Los Angeles County hit another grim milestone Wednesday, announcing its highest single-day total of COVID-19 fatalities and pushing the death toll over 10,000, with the virus now responsible for nearly half of all daily deaths in the county.
“The terrible reality is that the average number of people dying each day from COVID-19 illness … is about 150 people a day, and this is almost as high as the average number of people dying each day from every other cause, which is about 170 people,” county Public Health Director Barbara Ferrer said.
“Most heartbreaking is that if we had done a better job reducing transmission of the virus, many of these deaths would not have happened,” she said.
The county reported 274 new COVID deaths on Wednesday. Although a large number of those were attributed to a backlog in reporting from the holiday weekend, it still marked the highest total reported in a single day since the pandemic began.
Long Beach health officials reported 11 new deaths Wednesday, while Pasadena added one. The new fatalities gave the county an overall death toll of 10,068.
The county is now averaging one COVID death every 10 minutes, and the soaring deaths are beginning to strain coroner operations.
“Our medical examiner is taking overflow of bodies from hospitals that don’t have room to store them,” County Supervisor Hilda Solis said. “And my understanding is that the medical examiner will receive assistance for their operations from the California National Guard, and we’re expecting them by next Monday. It’s such a grim reality, but I’m compelled to say this because it has gotten to the point that we need to show the true toll of what this virus has taken and can take.”
Solis said the National Guard team will be six people — but no equipment — assisting with “management and administrative functions.”
Another 10,392 COVID cases were reported by the county Wednesday, while Long Beach announced 600 and Pasadena 124, for a pandemic total of 756,840. Ferrer said the county is now averaging about 13,000 new cases per day, 10 times the average from just two months ago, an increase she called “staggering.”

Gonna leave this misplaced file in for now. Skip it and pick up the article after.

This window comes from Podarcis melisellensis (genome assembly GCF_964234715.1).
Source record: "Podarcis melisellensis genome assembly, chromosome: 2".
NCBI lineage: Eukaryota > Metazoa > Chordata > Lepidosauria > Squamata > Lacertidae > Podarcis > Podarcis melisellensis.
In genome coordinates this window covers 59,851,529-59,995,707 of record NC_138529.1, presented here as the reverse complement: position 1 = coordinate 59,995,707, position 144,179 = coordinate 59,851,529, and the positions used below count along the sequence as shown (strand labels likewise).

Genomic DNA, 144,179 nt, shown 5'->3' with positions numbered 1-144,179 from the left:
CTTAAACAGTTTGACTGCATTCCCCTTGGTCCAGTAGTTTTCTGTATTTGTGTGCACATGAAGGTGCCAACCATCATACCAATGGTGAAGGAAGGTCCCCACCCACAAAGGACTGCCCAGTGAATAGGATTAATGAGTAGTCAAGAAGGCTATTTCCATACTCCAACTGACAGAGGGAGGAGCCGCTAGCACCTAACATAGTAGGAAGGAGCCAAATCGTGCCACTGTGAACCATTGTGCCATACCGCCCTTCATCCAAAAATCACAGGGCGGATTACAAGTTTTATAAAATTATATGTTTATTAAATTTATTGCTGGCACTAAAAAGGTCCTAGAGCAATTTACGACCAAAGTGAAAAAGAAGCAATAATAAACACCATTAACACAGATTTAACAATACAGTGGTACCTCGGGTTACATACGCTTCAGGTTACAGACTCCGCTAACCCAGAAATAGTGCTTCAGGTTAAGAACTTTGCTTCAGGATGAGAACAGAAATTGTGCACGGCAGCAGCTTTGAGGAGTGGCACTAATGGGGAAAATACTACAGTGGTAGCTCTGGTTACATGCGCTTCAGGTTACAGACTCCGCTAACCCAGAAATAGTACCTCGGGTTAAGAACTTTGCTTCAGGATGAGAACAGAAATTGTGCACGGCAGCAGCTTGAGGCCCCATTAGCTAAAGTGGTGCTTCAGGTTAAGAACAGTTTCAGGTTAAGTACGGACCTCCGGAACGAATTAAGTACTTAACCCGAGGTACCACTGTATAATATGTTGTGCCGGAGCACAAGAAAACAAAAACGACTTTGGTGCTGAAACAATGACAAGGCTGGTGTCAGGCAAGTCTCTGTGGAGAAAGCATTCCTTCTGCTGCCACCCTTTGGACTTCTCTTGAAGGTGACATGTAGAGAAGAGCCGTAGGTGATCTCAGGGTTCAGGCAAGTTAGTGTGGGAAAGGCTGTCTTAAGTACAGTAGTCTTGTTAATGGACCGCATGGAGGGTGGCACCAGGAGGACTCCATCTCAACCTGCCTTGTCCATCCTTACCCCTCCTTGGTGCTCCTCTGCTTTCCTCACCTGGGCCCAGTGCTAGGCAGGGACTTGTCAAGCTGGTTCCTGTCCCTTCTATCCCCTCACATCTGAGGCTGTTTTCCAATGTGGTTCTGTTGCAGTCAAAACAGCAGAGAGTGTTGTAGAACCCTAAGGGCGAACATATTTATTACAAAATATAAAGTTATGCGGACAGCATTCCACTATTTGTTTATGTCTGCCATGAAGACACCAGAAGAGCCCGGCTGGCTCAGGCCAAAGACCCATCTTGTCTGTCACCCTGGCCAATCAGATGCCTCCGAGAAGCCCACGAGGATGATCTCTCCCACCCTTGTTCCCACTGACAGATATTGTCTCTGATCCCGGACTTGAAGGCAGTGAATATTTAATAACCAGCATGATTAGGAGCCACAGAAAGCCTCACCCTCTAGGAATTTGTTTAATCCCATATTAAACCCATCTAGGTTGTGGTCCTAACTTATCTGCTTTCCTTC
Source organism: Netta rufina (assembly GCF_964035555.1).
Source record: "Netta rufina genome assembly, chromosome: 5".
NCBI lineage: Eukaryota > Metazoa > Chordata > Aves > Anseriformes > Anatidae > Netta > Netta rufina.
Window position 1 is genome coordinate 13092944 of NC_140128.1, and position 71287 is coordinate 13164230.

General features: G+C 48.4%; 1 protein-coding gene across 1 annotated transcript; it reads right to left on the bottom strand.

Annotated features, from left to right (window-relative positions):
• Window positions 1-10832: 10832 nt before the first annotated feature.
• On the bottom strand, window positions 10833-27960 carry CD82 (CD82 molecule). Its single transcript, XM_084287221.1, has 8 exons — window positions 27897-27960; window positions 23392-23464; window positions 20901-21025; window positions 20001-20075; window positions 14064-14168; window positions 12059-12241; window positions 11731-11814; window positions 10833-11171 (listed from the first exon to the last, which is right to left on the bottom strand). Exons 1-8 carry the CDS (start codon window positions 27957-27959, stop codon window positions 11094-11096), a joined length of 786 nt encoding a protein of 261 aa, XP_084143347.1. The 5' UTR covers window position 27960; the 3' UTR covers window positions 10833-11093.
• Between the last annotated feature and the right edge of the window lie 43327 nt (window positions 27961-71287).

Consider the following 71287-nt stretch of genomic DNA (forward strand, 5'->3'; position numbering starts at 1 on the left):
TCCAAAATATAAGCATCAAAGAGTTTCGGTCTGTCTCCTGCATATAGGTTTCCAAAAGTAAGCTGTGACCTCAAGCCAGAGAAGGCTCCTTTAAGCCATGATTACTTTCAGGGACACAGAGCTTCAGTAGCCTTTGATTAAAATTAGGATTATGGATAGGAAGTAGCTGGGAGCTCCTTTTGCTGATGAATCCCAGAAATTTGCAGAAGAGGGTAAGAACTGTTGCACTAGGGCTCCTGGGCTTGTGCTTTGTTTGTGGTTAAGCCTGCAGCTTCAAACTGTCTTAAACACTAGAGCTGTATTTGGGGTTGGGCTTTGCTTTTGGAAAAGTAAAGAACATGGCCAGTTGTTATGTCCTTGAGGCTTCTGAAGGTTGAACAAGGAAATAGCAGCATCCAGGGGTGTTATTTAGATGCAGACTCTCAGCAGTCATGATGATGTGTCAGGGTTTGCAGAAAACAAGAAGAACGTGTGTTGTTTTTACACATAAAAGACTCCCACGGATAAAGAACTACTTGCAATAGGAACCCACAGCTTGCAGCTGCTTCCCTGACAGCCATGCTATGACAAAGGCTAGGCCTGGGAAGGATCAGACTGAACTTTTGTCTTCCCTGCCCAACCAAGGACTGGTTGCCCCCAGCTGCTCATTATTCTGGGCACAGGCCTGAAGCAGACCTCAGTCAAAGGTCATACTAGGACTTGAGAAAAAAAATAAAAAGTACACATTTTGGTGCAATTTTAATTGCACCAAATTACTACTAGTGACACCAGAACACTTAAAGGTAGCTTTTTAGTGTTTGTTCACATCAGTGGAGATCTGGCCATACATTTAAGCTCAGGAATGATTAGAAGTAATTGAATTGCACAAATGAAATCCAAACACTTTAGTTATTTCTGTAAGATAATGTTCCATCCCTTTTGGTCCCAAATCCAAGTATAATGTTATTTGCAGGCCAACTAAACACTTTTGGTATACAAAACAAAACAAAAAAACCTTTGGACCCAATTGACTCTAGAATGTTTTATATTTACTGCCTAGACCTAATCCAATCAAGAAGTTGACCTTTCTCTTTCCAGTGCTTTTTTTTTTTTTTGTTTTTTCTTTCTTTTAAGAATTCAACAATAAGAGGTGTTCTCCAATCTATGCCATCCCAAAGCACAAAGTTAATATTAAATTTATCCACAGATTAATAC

The county reported a total of 7,415 people hospitalized, although the state — which tends to have more current numbers — put the total at 7,546, with more than 1,500 of them in intensive care.
The county has a total of about 2,500 licensed ICU beds, but with patient numbers soaring, hospitals last week surged to operate a daily average of 3,120 ICU beds — 45% of them occupied by confirmed or suspected coronavirus patients. On average, the county had 29 available and staffed ICU beds on a daily basis last week.
Confirmed and suspected COVID-19 patients filled an average of 48% of non-ICU beds in the county last week, with hospitals staffing just more than 10,000 such beds across the county, averaging 282 available beds — in a county of 10 million people — on any given day.
County Health Services Director Dr. Christina Ghaly said hospitals remain “inundated” with COVID cases, and emergency rooms are still swamped, forcing ambulances to often wait hours to off-load patients. During a media briefing Wednesday, Ghaly said this week “there have been some unfortunate outcomes from patients in hospitals in ambulances across the county who couldn’t be off-loaded into an emergency department in a timely manner.”
She did not provide any details on what those “unfortunate outcomes” entailed.
“Many hospitals have reached a point of crisis and are having to make difficult decisions about patient care,” Ghaly said. “Staff are constrained as patient demand continues to increase. That means we’re struggling to provide care not just for those patients with COVID, but for those who have other injuries or accidents as well, and for other non-COVID-related medical emergencies like strokes and heart attacks.”
Ghaly said earlier that medical centers in the county spent 83% of their operating hours Sunday diverting ambulances to other hospitals due to lack of space or staffing.
“There’s many situations in which as many as 10 ambulances are waiting to offload patients, and those patients are being cared for and treated in the ambulances as if it’s part of the emergency room bay,” Ghaly said.
“Hospitals are treating patients in other areas that are not typically used for patient care at all, not just not used for inpatient care. They’re using places like conference rooms or gift shops to provide patient care.”
The health officials warned that as bad as things are now, they will worsen in January due to public travels and gatherings over the Christmas holiday, and those likely to occur despite warnings over New Year’s weekend.
“We all need to be prepared for another surge that will start with even higher case numbers in early January,” Ferrer said. “Increasing cases always translates to more and more people being rushed to already overcrowded hospitals and tragically also results in more people continuing to die.”
The state on Tuesday officially extended a stay-at-home order affecting the 11-county Southern California region, including Los Angeles County. The order was triggered Dec. 6 when the region’s ICU capacity dropped below 15%, and it is now estimated at 0%.
That order bars all gatherings with people from other households, and limits capacity at most businesses. The order will be in place indefinitely, given the lack of ICU space.